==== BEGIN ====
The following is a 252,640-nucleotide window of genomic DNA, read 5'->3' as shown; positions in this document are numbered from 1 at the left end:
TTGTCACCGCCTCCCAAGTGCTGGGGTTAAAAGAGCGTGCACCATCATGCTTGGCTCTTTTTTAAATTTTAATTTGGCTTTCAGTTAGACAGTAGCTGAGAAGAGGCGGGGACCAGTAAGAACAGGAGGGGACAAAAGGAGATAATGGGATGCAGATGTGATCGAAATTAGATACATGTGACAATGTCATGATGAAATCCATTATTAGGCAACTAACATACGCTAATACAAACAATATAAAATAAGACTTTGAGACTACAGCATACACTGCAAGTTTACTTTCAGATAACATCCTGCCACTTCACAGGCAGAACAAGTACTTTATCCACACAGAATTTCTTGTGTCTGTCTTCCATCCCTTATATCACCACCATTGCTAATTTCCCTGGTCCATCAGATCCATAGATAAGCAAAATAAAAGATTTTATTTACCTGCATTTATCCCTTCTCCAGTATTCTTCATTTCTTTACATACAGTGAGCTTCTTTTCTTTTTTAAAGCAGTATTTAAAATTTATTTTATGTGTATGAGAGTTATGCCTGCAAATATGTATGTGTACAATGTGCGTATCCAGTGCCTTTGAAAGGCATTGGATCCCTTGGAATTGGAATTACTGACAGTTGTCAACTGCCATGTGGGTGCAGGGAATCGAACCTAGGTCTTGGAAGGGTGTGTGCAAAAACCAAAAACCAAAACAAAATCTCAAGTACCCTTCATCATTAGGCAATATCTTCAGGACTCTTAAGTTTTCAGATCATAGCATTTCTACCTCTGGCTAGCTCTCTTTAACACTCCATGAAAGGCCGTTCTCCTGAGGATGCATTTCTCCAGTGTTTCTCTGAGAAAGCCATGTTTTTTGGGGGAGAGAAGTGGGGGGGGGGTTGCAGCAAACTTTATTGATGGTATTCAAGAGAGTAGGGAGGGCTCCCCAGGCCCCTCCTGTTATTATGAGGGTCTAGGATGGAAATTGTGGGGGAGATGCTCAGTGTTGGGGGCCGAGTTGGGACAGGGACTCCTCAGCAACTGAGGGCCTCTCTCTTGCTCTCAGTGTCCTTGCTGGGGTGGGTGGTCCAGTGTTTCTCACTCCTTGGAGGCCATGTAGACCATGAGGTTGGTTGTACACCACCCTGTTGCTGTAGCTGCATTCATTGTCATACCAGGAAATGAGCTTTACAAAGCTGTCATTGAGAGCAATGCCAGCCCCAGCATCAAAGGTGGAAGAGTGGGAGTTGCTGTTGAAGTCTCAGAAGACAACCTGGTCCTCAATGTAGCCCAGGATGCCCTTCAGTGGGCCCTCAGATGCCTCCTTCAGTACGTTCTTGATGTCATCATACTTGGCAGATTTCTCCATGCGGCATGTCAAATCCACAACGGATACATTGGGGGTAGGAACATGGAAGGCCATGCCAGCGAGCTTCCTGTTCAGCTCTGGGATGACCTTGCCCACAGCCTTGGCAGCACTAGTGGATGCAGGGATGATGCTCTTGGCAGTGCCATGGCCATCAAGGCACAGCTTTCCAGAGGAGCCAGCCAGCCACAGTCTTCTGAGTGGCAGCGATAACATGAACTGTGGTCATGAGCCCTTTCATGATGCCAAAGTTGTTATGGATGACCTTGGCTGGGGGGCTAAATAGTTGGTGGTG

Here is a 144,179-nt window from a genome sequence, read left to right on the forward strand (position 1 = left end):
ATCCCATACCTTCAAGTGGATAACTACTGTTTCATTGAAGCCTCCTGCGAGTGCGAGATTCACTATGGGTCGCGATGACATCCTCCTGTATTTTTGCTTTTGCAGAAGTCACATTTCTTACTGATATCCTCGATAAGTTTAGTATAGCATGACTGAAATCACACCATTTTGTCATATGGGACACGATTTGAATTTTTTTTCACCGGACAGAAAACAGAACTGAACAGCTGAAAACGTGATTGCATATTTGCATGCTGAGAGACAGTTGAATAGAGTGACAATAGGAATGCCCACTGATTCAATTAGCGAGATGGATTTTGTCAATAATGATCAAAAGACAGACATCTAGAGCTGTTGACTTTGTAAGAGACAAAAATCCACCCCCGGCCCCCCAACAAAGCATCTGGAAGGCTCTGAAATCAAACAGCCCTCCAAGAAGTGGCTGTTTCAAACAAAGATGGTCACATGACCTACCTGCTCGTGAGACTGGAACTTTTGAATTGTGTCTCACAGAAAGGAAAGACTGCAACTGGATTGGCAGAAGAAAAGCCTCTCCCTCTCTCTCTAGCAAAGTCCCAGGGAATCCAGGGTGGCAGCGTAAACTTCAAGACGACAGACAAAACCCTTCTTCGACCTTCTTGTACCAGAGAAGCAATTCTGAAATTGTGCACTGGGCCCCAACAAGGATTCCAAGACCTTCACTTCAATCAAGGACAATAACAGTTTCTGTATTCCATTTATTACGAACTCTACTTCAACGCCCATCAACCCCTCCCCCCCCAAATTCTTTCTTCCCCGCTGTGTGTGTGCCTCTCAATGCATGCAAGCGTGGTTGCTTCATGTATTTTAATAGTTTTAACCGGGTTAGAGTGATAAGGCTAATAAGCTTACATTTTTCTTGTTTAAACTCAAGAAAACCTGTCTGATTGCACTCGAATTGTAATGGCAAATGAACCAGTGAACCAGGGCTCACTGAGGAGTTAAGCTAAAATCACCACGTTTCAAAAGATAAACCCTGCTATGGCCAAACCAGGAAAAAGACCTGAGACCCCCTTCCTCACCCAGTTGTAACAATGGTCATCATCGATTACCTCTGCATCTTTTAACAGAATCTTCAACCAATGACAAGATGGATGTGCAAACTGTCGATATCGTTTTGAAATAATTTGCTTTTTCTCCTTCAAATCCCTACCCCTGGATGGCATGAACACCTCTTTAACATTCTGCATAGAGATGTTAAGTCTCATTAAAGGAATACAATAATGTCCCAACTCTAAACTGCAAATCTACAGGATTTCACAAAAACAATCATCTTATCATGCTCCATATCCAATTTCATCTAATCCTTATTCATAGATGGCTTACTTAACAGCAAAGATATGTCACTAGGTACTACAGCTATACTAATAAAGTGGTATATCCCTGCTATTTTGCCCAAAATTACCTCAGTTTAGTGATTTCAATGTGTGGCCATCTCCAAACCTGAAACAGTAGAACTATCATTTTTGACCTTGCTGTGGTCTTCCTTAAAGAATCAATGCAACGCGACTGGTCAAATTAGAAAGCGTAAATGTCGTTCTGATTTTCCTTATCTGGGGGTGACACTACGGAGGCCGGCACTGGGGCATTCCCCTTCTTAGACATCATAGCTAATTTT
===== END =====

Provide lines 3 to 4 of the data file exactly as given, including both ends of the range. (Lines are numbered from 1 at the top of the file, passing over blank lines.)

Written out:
Here is a 144,179-nt window from a genome sequence, read left to right on the forward strand (position 1 = left end):
ATCCCATACCTTCAAGTGGATAACTACTGTTTCATTGAAGCCTCCTGCGAGTGCGAGATTCACTATGGGTCGCGATGACATCCTCCTGTATTTTTGCTTTTGCAGAAGTCACATTTCTTACTGATATCCTCGATAAGTTTAGTATAGCATGACTGAAATCACACCATTTTGTCATATGGGACACGATTTGAATTTTTTTTCACCGGACAGAAAACAGAACTGAACAGCTGAAAACGTGATTGCATATTTGCATGCTGAGAGACAGTTGAATAGAGTGACAATAGGAATGCCCACTGATTCAATTAGCGAGATGGATTTTGTCAATAATGATCAAAAGACAGACATCTAGAGCTGTTGACTTTGTAAGAGACAAAAATCCACCCCCGGCCCCCCAACAAAGCATCTGGAAGGCTCTGAAATCAAACAGCCCTCCAAGAAGTGGCTGTTTCAAACAAAGATGGTCACATGACCTACCTGCTCGTGAGACTGGAACTTTTGAATTGTGTCTCACAGAAAGGAAAGACTGCAACTGGATTGGCAGAAGAAAAGCCTCTCCCTCTCTCTCTAGCAAAGTCCCAGGGAATCCAGGGTGGCAGCGTAAACTTCAAGACGACAGACAAAACCCTTCTTCGACCTTCTTGTACCAGAGAAGCAATTCTGAAATTGTGCACTGGGCCCCAACAAGGATTCCAAGACCTTCACTTCAATCAAGGACAATAACAGTTTCTGTATTCCATTTATTACGAACTCTACTTCAACGCCCATCAACCCCTCCCCCCCCAAATTCTTTCTTCCCCGCTGTGTGTGTGCCTCTCAATGCATGCAAGCGTGGTTGCTTCATGTATTTTAATAGTTTTAACCGGGTTAGAGTGATAAGGCTAATAAGCTTACATTTTTCTTGTTTAAACTCAAGAAAACCTGTCTGATTGCACTCGAATTGTAATGGCAAATGAACCAGTGAACCAGGGCTCACTGAGGAGTTAAGCTAAAATCACCACGTTTCAAAAGATAAACCCTGCTATGGCCAAACCAGGAAAAAGACCTGAGACCCCCTTCCTCACCCAGTTGTAACAATGGTCATCATCGATTACCTCTGCATCTTTTAACAGAATCTTCAACCAATGACAAGATGGATGTGCAAACTGTCGATATCGTTTTGAAATAATTTGCTTTTTCTCCTTCAAATCCCTACCCCTGGATGGCATGAACACCTCTTTAACATTCTGCATAGAGATGTTAAGTCTCATTAAAGGAATACAATAATGTCCCAACTCTAAACTGCAAATCTACAGGATTTCACAAAAACAATCATCTTATCATGCTCCATATCCAATTTCATCTAATCCTTATTCATAGATGGCTTACTTAACAGCAAAGATATGTCACTAGGTACTACAGCTATACTAATAAAGTGGTATATCCCTGCTATTTTGCCCAAAATTACCTCAGTTTAGTGATTTCAATGTGTGGCCATCTCCAAACCTGAAACAGTAGAACTATCATTTTTGACCTTGCTGTGGTCTTCCTTAAAGAATCAATGCAACGCGACTGGTCAAATTAGAAAGCGTAAATGTCGTTCTGATTTTCCTTATCTGGGGGTGACACTACGGAGGCCGGCACTGGGGCATTCCCCTTCTTAGACATCATAGCTAATTTT